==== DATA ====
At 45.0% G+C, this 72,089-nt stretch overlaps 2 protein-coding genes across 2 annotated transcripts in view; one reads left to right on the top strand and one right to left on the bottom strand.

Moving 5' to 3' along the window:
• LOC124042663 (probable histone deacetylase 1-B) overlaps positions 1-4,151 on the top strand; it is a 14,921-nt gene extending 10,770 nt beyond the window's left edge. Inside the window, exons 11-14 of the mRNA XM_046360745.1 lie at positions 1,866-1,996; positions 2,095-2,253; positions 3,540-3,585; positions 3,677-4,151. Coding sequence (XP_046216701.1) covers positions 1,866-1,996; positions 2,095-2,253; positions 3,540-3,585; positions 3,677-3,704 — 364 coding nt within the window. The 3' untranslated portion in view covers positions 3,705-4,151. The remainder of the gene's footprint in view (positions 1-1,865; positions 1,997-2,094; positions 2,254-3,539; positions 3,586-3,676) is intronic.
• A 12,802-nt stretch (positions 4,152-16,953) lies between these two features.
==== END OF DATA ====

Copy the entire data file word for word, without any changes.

At 45.0% G+C, this 72,089-nt stretch overlaps 2 protein-coding genes across 2 annotated transcripts in view; one reads left to right on the top strand and one right to left on the bottom strand.

Moving 5' to 3' along the window:
• LOC124042663 (probable histone deacetylase 1-B) overlaps positions 1-4,151 on the top strand; it is a 14,921-nt gene extending 10,770 nt beyond the window's left edge. Inside the window, exons 11-14 of the mRNA XM_046360745.1 lie at positions 1,866-1,996; positions 2,095-2,253; positions 3,540-3,585; positions 3,677-4,151. Coding sequence (XP_046216701.1) covers positions 1,866-1,996; positions 2,095-2,253; positions 3,540-3,585; positions 3,677-3,704 — 364 coding nt within the window. The 3' untranslated portion in view covers positions 3,705-4,151. The remainder of the gene's footprint in view (positions 1-1,865; positions 1,997-2,094; positions 2,254-3,539; positions 3,586-3,676) is intronic.
• A 12,802-nt stretch (positions 4,152-16,953) lies between these two features.